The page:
Sebastian Barry, one of Ireland’s most successful playwrights and novelists, is at his best when he is writing about those who find themselves marginalized in the new Ireland as it emerges from under the yoke of British. And in his new book, On Canaan’s Side, we once again find him dealing with characters whose lives are swept up in the changing tide of Ireland’s independence.

The narrator of this tale is eighty-nine-year-old Lilly Bere who is looking back over her life and trying to make sense of it all as she ponders the death of her grandson.

Once again, she is the child whose mother dies at her birth, the teenager whose father is a police officer at the time of the Easter Rising, and the young girl whose beloved brother Willie is at the front, a soldier in the British Army. “I had lived as a little girl and young woman through a certain kind of grievous history, where one thing is always being knocked against another thing…where the fact of my being alive was knocked against the fact that my mother had died in giving me that life. I just did not know yet what things knocked against other things here in America.”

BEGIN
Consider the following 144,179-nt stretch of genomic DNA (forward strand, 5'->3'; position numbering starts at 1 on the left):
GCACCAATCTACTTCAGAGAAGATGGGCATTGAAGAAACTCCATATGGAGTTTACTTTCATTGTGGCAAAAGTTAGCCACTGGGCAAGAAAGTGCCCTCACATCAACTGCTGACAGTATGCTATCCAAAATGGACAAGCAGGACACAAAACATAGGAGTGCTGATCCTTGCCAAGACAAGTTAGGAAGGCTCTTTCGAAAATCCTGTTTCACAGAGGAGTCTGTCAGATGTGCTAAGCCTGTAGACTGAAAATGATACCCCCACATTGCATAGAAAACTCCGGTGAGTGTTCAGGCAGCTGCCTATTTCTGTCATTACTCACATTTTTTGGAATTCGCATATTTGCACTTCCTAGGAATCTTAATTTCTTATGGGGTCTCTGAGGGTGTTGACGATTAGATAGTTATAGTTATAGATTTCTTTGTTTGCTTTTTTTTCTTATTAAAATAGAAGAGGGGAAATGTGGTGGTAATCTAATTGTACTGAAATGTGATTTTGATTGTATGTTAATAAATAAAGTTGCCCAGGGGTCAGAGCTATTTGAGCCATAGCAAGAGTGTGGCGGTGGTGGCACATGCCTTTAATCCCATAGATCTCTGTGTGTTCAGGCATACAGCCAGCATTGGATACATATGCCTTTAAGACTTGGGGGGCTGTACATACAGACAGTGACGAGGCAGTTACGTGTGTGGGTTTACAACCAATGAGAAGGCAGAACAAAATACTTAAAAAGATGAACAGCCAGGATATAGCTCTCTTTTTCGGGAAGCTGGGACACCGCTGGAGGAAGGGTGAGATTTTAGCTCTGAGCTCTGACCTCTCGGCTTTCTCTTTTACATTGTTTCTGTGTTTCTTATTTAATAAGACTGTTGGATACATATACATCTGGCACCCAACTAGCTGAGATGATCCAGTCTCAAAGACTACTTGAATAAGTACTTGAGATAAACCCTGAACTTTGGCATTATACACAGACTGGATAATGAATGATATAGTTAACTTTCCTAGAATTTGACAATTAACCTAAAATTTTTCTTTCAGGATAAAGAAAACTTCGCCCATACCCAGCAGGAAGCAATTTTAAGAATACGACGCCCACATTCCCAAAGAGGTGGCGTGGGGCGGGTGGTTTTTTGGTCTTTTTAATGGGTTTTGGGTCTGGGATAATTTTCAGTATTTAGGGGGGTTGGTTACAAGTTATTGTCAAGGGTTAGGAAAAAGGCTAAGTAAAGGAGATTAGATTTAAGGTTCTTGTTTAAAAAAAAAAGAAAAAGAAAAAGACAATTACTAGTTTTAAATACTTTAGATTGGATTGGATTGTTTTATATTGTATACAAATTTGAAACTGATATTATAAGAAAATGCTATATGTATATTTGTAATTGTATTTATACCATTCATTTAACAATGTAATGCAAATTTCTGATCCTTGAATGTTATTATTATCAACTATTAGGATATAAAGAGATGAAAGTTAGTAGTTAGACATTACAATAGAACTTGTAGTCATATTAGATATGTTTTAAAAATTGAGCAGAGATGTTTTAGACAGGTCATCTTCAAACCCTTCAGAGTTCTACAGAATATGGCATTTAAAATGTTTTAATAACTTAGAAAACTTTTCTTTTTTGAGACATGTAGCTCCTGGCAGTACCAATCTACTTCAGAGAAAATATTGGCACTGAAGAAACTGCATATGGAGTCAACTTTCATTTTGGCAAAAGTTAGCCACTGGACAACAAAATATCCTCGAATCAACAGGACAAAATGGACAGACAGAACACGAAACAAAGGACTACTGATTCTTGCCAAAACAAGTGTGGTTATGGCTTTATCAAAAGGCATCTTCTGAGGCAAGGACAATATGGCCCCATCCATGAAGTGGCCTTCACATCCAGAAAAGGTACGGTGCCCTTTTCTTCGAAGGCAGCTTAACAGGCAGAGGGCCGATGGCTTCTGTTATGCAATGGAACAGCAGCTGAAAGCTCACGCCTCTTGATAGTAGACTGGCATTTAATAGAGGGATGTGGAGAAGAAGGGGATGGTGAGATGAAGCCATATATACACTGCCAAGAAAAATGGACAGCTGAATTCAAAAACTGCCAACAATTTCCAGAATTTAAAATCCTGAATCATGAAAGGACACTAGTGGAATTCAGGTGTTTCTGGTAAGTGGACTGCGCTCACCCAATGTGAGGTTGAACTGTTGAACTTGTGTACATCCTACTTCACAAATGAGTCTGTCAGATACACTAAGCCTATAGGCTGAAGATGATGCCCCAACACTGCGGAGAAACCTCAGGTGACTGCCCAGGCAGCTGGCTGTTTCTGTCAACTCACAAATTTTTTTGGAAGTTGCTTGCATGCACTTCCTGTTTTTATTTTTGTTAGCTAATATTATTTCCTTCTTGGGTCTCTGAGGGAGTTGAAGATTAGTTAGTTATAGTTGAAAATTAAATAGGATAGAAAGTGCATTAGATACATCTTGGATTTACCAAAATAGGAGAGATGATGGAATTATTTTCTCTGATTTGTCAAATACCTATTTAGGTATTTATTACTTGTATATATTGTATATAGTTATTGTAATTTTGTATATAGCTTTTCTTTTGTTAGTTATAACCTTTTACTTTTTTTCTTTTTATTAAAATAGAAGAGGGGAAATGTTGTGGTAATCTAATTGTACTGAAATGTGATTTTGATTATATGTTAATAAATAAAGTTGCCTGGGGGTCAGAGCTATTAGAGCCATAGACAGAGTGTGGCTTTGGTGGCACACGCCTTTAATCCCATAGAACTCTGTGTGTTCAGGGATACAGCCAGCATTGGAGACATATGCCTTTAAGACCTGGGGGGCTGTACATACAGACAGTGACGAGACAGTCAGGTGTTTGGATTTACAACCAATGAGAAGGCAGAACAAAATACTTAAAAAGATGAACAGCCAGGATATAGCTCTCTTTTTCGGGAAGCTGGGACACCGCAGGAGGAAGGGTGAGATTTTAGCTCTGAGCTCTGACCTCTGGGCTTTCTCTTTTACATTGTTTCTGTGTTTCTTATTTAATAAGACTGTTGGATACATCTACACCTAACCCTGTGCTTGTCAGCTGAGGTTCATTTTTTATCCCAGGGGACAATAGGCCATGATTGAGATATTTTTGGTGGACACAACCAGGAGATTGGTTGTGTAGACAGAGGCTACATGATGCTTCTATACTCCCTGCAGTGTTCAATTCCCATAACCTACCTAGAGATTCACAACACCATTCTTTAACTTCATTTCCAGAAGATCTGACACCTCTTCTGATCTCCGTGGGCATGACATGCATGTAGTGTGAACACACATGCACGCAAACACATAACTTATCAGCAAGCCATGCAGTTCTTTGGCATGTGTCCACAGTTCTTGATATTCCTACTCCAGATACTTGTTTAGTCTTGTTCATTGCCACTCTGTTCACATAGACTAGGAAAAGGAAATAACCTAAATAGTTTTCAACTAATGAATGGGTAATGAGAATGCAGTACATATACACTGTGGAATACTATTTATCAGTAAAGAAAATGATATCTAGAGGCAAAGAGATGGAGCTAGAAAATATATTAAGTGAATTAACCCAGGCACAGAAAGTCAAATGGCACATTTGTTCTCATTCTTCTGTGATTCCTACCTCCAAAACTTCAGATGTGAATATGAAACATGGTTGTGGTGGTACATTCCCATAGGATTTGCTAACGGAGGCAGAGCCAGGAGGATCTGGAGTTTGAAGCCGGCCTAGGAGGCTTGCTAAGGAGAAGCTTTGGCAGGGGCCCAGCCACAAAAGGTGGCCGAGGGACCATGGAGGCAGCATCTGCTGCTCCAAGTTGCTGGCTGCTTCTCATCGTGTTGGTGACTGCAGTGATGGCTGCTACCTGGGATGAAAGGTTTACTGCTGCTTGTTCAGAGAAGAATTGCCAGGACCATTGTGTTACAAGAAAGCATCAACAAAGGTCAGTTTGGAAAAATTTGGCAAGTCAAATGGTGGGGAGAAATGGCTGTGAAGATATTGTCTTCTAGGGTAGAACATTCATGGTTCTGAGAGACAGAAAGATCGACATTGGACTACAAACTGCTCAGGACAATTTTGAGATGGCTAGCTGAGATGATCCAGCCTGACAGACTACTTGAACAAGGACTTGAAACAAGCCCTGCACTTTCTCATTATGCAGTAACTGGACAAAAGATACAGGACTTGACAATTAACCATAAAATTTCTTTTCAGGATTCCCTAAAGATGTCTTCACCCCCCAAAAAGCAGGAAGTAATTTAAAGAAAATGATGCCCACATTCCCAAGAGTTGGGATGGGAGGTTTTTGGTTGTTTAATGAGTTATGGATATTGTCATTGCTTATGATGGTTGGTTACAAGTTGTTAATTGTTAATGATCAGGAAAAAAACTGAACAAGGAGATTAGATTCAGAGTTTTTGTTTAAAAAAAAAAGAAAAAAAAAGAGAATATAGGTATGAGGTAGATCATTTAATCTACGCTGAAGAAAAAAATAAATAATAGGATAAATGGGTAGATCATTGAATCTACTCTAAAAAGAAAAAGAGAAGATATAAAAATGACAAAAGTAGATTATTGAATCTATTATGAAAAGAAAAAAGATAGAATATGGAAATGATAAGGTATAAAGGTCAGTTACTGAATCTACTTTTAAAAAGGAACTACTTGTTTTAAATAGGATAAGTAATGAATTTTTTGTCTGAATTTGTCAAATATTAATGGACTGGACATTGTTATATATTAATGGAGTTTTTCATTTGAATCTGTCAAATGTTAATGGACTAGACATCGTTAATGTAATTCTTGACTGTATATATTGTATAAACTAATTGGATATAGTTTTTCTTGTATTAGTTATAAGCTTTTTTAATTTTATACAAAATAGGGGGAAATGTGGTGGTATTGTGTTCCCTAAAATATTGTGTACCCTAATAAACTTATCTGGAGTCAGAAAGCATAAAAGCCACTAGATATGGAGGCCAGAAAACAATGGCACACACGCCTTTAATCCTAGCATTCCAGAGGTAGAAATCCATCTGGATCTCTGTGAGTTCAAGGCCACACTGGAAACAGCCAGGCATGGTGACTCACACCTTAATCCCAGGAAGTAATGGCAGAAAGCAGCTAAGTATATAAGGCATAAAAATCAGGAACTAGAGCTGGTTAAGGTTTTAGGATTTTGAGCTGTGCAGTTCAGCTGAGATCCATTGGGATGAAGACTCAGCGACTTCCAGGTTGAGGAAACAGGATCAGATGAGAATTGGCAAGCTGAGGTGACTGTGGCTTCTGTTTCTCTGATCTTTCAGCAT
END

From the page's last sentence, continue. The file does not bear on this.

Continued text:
For the first time in Barry’s works, On Canaan’s Side takes his characters across the ocean to the U.S.. It is from here that Lilly looks back over her life, and Barry shows us that he is as equally adept at writing about Depression-era America as he is about revolutionary Ireland. And, as always with Barry, the language is beautiful. I had to slow myself down to savor the way he puts words together, for he is a master craftsman. – Patricia Harty
(256 pages / Viking / $25.95)
On sale September 8